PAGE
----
On October 13, 1307, a day so infamous that Friday the 13th would become a synonym for ill fortune, officers of King Philip IV of France carried out mass arrests in a well-coordinated dawn raid that left several thousand Templars — knights, sergeants, priests, and serving brethren — in chains, charged with heresy, blasphemy, various obscenities, and homosexual practices. None of these charges was ever proven, even in France — and the Order was found innocent elsewhere — but in the seven years following the arrests, hundreds of Templars suffered excruciating tortures intended to force "confessions," and more than a hundred died under torture or were executed by burning at the stake.
Again, this information was obtained here.
SO, Are you superstitious when it comes to Friday the 13th? Did you know I have never seen any of the Friday the 13th Movies? Just not into them. Are you judging me? lol
Saturday, February 7, 2009
Every day it seems I hear of someone else I know who is losing their job.
So what can one do when there is a cloud of dread hanging over everything? Well, I think it may be time to go back to the drawing board. Well, back to school anyway. I actually feel a little excited thinking about the possibilities in front of me.
Enter self doubt and its cousin fear. I start feeling I am too old to start on a new career path. Can it really be okay to pursue something I may actually like more than what I am doing currently? What right do I even have to think like this while I still have a job?
Well, to heck with anything and everything that may be in my way. If I have learned anything during this economic slump it is that I would be more able to find a job if I had more than one skill. If I was more educated or had more diverse skills I would be more attractive to potential employers. And I can now decide what it is that I would like to do, possibly for the rest of my life.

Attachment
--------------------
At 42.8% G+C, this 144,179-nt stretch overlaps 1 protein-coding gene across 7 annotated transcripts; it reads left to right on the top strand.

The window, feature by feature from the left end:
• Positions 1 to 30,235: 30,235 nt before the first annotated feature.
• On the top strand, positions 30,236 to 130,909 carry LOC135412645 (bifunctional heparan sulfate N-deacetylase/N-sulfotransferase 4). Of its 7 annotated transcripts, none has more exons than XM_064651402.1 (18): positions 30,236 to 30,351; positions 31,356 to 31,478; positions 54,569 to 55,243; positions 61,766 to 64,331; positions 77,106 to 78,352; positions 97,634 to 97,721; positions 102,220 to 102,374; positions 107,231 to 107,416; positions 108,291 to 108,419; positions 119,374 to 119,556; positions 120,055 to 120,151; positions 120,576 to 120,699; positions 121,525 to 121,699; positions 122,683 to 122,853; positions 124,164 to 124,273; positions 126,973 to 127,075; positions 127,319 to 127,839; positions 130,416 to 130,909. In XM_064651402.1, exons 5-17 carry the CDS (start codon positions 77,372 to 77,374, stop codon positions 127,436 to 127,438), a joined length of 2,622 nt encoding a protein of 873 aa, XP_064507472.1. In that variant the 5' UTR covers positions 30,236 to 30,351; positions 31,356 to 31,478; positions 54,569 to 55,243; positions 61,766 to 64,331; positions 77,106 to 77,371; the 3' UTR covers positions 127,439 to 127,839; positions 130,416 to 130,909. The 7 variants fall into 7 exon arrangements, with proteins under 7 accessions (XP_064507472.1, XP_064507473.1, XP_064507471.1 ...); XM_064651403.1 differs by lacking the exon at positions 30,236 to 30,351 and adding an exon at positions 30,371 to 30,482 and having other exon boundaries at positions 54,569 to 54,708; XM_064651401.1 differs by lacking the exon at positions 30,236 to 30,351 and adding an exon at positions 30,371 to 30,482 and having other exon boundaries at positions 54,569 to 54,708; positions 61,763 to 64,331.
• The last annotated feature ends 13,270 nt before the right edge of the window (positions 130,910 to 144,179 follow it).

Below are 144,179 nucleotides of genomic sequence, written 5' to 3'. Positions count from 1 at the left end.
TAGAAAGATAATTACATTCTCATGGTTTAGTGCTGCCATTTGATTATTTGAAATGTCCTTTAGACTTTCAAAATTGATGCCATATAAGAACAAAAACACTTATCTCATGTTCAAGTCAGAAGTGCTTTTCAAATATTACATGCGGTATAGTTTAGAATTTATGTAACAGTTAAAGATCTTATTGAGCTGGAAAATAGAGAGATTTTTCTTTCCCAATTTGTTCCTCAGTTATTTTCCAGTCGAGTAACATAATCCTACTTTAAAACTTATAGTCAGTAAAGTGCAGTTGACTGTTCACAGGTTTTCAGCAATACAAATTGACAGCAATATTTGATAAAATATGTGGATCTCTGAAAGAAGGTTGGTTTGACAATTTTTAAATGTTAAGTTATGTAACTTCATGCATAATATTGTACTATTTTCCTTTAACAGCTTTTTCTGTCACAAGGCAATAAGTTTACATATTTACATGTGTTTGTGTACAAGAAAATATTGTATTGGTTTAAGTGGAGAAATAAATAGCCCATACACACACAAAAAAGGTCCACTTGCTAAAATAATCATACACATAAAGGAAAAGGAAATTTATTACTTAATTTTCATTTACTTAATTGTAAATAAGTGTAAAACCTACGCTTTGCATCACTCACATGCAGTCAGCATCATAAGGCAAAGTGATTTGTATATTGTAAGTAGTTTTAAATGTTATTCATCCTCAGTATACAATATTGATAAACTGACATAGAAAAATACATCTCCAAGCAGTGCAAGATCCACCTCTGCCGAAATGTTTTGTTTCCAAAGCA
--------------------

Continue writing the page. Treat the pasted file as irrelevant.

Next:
Of course, starting new in anything means starting at the bottom so I figure I better get started now. So if something does happen I at least have something to fall back on.
I guess I post this looking for validation in wanting to gain new skills. I guess I want to feel that I am not too old to learn something new.
So my question is:
Can an old dog learn new tricks?
Have a great day!
Sunday, February 1, 2009
Another yearbook favorite is 'stay sweet'. I know May is a few months away but as I may or may not have stated before, I may not always able to stay on track and so decided that I might as well post this while I was thinking about it. Did you know I used the word may four times in that last sentence? Did you just check? You guys crack me up!
So I wanted to know what cheesy things did you write in other people's yearbooks?
What about the cheesiest thing someone wrote in yours?
Do you ever look back in your old yearbooks?
Do you see yourself as blossomed out of your awkward years or do you yearn for the 'good ole days'?